Using such an exchange format makes collaboration very predictable and in turn allows our artists to focus on creative endeavours instead of data management. This decoupling also means we can project ongoing innovation with USD without impacting other departments.
Let’s break this collaboration down by departments...
At Pixar, USD workflows are revolutionizing our world-building process. Because of the format’s efficiency, we are able to create and access more complex worlds while visualizing them in ways which would have been impossibly slow with older technology. USD’s Hydra enables artists to interact with their world much faster than before, while adding OpenGL approximations of textures, materials, and lights to the process.
This allows us to realize the aesthetic of the film earlier in the pipeline, which has had a positive impact for collaboration, thus facilitating approval processes which were traditionally left for later in the pipeline. Less stress, yay! ...but doesn’t this mean I’m getting in the way of other departments? Well...that’s the beauty of USD, it’s non destructive! Its layering system treats data very much like Photoshop does, with a set of individually stacked operations which can be turned on or off without affecting any of your data. Do you want to see how master lighting is going while building your scene layout? Great, simply turn on the layer for better context!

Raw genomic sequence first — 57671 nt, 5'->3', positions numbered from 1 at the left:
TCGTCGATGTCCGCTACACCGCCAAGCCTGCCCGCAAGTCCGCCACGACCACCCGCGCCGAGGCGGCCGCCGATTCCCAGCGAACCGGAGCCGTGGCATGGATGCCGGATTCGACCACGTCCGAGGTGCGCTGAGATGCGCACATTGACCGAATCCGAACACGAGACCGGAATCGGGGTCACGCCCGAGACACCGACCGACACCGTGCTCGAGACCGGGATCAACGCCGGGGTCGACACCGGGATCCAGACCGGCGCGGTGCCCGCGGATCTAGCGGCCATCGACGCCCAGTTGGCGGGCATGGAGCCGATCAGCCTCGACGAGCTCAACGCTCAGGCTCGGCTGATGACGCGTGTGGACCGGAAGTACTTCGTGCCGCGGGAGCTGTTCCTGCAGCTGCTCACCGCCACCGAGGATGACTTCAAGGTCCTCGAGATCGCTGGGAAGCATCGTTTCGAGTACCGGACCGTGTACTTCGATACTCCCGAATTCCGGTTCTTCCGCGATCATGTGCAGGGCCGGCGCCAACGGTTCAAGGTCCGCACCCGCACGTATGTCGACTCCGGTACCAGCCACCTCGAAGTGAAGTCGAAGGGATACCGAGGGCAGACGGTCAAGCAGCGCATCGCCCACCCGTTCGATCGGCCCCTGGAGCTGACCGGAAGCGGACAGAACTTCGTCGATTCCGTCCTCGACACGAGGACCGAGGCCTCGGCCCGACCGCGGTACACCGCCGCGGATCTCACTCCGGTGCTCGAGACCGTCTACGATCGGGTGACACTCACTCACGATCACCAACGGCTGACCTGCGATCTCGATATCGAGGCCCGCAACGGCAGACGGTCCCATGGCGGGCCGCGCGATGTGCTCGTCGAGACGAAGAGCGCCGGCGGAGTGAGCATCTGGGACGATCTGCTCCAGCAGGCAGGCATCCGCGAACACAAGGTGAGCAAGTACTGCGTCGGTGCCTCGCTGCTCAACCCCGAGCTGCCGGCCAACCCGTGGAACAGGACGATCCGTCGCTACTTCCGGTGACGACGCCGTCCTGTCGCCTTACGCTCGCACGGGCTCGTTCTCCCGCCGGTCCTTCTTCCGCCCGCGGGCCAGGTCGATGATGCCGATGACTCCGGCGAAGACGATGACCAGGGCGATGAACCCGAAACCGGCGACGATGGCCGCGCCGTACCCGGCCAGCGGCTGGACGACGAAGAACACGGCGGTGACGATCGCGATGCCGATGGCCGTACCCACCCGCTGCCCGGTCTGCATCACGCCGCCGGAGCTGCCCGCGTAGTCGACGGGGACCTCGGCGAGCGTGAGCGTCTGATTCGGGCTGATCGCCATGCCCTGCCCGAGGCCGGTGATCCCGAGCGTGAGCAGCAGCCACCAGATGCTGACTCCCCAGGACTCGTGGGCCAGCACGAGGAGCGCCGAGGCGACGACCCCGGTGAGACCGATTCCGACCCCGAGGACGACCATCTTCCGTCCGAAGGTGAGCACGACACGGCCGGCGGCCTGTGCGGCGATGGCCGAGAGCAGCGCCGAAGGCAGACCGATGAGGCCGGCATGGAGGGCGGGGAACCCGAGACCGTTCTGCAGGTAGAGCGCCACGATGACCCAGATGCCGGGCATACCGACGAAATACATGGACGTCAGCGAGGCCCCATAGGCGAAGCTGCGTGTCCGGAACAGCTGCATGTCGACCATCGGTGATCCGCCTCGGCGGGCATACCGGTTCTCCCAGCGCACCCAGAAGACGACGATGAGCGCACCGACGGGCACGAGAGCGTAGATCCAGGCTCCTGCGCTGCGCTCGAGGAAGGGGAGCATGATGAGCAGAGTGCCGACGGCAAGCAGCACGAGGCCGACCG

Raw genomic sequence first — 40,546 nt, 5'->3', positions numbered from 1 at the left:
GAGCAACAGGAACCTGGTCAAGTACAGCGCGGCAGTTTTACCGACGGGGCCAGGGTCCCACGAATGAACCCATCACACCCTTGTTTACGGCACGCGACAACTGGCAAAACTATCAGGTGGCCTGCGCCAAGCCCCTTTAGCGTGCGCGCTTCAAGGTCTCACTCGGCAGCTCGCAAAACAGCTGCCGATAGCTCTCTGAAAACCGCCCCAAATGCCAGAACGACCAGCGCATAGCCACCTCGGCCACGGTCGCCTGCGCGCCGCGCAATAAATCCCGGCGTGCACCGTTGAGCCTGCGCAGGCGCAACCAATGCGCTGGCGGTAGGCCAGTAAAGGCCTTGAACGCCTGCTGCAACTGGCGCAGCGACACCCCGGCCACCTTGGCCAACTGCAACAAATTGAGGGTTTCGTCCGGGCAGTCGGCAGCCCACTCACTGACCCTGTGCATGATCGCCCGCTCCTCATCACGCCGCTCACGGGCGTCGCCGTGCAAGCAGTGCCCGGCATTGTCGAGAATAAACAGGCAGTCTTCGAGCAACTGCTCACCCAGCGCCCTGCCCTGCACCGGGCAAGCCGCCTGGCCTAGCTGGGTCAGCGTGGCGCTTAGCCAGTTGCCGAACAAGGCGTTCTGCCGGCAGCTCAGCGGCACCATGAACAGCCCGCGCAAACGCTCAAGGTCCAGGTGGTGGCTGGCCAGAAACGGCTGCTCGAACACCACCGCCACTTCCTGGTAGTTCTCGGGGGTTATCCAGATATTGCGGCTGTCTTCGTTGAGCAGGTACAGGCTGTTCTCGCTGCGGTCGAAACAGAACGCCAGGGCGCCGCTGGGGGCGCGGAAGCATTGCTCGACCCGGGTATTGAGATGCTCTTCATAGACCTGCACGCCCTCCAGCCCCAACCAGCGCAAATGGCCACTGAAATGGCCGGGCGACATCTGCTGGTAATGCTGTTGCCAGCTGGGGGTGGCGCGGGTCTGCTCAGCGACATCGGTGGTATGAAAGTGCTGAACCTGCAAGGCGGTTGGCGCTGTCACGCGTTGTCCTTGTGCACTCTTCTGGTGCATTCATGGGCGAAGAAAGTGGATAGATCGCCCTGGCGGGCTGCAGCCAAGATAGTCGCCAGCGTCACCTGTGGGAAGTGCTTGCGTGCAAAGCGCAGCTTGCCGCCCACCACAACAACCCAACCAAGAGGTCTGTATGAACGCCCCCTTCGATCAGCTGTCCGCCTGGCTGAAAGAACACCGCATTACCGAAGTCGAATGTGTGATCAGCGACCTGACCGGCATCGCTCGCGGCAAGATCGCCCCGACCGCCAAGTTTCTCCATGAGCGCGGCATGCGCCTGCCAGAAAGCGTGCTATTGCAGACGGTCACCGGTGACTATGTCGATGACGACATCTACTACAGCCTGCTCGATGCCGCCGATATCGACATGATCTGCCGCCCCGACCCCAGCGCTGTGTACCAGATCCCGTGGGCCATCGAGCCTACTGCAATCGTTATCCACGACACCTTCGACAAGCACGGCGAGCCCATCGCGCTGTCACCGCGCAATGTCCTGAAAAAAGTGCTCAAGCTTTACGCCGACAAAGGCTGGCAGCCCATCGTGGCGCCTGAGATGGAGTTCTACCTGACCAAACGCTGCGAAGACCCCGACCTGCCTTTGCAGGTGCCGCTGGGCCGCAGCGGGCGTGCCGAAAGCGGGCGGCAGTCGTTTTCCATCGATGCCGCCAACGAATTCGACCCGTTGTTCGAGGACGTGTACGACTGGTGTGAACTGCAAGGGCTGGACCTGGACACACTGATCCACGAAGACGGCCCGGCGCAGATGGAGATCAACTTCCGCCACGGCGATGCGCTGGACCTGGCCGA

Thanks to the “variant” system in USD, RenderMan is able to call any arbitrary number of versions for a given object, including differences in shape, shading, texturing, and more. For Toy Story 4, Pixar created multiple variants for each asset, so that artists could have full control over a shot. This also meant they could do more with less by taking advantage of USD’s great use of instances, which means that any slight change in shading or texturing doesn’t have to affect the geometry loaded in memory, efficiently managing this limited resource.
For example, in the Antique Warehouse there are thousands of assets created from much lesser amounts thanks to USD variants, creating a more rich and efficient world than would have otherwise been possible.